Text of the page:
Lawsuit filed in 2009 hazing at The Citadel - WCIV-TV | ABC News 4 - Charleston News, Sports, Weather

Lawsuit filed in 2009 hazing at The Citadel

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The photo above shows Tyler Phillips, center, carrying a pole on Recognition Day in March 2011. (Provided) The photo above shows Tyler Phillips, center, carrying a pole on Recognition Day in March 2011. (Provided)
The photo above was taken of Tyler by his mother in April. Donna Phillips says the rash on the right side of his face was caused by itching powder someone placed in his linens and bedding. (Provided) The photo above was taken of Tyler by his mother in April. Donna Phillips says the rash on the right side of his face was caused by itching powder someone placed in his linens and bedding. (Provided)

By Brian Troutman
btroutman@abcnews4.com

CHARLESTON, S.C. (WCIV) -- It's a busy week at The Citadel. If the announcement about the lawsuit against the school in the ReVille case was not enough, the filing of a lawsuit in a substantiated 2009 hazing on the campus has the school's legal team scrambling.

"We're busy," said Citadel attorney Dawes Cooke. "There are certain common themes that run through these cases. It's not uncommon once one person has a press conference that says they are going to file a suit that other people would do that."

The new lawsuit was filed on Thursday, December 8 by 21-year-old James "Tyler" Phillips. It alleges while Phillips was a freshman at The Citadel he was beaten, threatened and ridiculed. Phillips claims he was assaulted, both physically and mentally by classmates and upperclassmen.

Tyler Phillips is now suing The Citadel for breach of contract and assault and battery. He and his family say it is not about the money, but about raising awareness. Tyler's mother, Donna Phillips said she feels like The Citadel did not respond appropriately.

Now, in addition to the lawsuit, members of the Phillips family say they will be meeting with representatives of the South Carolina Law Enforcement Division and the Charleston Police Department on Friday.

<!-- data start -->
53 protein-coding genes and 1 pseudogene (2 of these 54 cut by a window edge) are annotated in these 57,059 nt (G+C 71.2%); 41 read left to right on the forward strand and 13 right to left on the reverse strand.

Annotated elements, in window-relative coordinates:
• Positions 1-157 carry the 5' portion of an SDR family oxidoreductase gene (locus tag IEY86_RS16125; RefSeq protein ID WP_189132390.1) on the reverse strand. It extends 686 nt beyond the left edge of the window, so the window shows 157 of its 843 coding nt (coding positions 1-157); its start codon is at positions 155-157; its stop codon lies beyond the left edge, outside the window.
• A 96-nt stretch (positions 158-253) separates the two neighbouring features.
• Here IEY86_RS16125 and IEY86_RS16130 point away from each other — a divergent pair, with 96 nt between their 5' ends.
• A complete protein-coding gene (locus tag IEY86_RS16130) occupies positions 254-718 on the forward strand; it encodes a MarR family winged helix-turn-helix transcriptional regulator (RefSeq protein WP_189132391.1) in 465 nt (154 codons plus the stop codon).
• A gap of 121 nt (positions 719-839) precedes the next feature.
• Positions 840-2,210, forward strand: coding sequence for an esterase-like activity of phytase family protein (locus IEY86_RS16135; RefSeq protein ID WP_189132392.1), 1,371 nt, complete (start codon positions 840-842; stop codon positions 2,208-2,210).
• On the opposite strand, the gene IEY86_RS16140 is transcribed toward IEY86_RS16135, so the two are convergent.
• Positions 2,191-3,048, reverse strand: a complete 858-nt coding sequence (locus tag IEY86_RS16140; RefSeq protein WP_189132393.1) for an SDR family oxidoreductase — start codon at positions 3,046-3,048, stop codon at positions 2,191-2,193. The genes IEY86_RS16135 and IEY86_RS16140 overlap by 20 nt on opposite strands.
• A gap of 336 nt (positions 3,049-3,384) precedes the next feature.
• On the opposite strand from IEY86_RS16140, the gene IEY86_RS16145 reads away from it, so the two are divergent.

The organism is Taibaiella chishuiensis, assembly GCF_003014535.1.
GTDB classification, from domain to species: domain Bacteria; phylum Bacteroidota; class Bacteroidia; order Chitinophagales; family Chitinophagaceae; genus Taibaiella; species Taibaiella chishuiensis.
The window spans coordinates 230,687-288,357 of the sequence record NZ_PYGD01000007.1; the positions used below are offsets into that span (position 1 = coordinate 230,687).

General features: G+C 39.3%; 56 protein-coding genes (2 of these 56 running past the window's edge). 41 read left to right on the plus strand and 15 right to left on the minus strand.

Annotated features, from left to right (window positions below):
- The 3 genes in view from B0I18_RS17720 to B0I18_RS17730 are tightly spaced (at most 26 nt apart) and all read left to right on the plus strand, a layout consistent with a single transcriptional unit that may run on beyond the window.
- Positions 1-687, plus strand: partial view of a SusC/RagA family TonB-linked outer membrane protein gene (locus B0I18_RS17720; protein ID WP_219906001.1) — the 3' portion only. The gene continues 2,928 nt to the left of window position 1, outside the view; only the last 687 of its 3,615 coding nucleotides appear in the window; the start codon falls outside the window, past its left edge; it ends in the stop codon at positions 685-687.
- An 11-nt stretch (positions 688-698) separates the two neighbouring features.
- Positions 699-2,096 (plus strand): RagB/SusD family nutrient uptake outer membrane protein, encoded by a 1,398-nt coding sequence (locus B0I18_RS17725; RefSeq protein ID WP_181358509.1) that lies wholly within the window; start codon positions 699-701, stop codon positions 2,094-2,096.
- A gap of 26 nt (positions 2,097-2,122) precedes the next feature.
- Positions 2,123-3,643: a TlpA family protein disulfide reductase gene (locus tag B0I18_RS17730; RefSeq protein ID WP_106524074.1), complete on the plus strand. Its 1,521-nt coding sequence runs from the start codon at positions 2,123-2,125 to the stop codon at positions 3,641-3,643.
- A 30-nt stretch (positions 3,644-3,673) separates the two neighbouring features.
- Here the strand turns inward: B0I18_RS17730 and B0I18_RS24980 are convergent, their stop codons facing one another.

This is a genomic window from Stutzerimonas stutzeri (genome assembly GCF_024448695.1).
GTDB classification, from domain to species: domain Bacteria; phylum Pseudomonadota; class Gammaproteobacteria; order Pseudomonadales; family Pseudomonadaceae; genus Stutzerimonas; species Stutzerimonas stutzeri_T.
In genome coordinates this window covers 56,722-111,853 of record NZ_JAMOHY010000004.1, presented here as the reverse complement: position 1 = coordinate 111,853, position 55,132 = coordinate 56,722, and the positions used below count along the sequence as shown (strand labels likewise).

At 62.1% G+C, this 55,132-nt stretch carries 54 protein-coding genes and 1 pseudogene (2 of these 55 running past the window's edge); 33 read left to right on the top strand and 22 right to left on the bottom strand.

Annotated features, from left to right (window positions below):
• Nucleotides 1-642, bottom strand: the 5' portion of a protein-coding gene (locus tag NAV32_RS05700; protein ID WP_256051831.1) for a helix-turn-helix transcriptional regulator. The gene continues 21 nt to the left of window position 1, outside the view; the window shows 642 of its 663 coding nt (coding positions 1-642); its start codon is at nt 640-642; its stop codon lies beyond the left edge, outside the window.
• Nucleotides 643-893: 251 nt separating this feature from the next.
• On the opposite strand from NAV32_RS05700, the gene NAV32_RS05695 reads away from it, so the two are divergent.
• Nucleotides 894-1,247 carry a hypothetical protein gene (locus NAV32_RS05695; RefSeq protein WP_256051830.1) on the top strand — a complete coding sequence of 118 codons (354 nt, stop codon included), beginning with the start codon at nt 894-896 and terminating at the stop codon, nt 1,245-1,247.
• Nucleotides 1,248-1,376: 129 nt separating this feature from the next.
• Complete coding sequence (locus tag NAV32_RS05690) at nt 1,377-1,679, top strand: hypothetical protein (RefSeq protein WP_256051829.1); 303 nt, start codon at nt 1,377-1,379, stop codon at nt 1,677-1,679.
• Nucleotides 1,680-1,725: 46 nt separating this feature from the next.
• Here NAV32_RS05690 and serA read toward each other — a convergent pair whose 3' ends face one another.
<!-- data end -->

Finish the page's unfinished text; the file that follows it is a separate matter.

Tyler Phillips was at The Citadel on a Navy ROTC scholarship. Tyler contacted the Navy about his experience. Donna Phillips said the Navy was informed Tyler was provoked to fight at least, doused in lighter fluid at worst.

Why? "He wouldn't follow an order to haze another cadet," she said."...They even set fire to his room and to his books. Tyler went there with a 3.75 GPA and left with a 1.3. He was sent to the hospital several times."

The Navy investigated Tyler's case and found he was indeed hazed. He was told he could keep his scholarship if he transferred to another school.  

"I ordered an investigation in the claims made by Mr. Phillips and his parents," wrote U.S. Navy Admiral David F. Steindl in a letter to Georgia senator Saxby Chambliss. "The investigation substantiated that Midshipman (MIDN) Phillips was a victim of hazing by Citadel cadets during the fall semester of 2009."

Findings of the Navy's investigation revealed that upon learning of the hazing, Navy ROTC leadership at The Citadel took immediate action in notifying staff and securing Phillip's safety.

"Importantly, one of the students who hazed MIDN Phillips was a Midshipman in the Navy Reserve Officer Training Corps unit at The Citadel," Admiral Steindl wrote. "However, hazing activities did not occur during NROTC events nor did any NROTC staff members endorse hazing."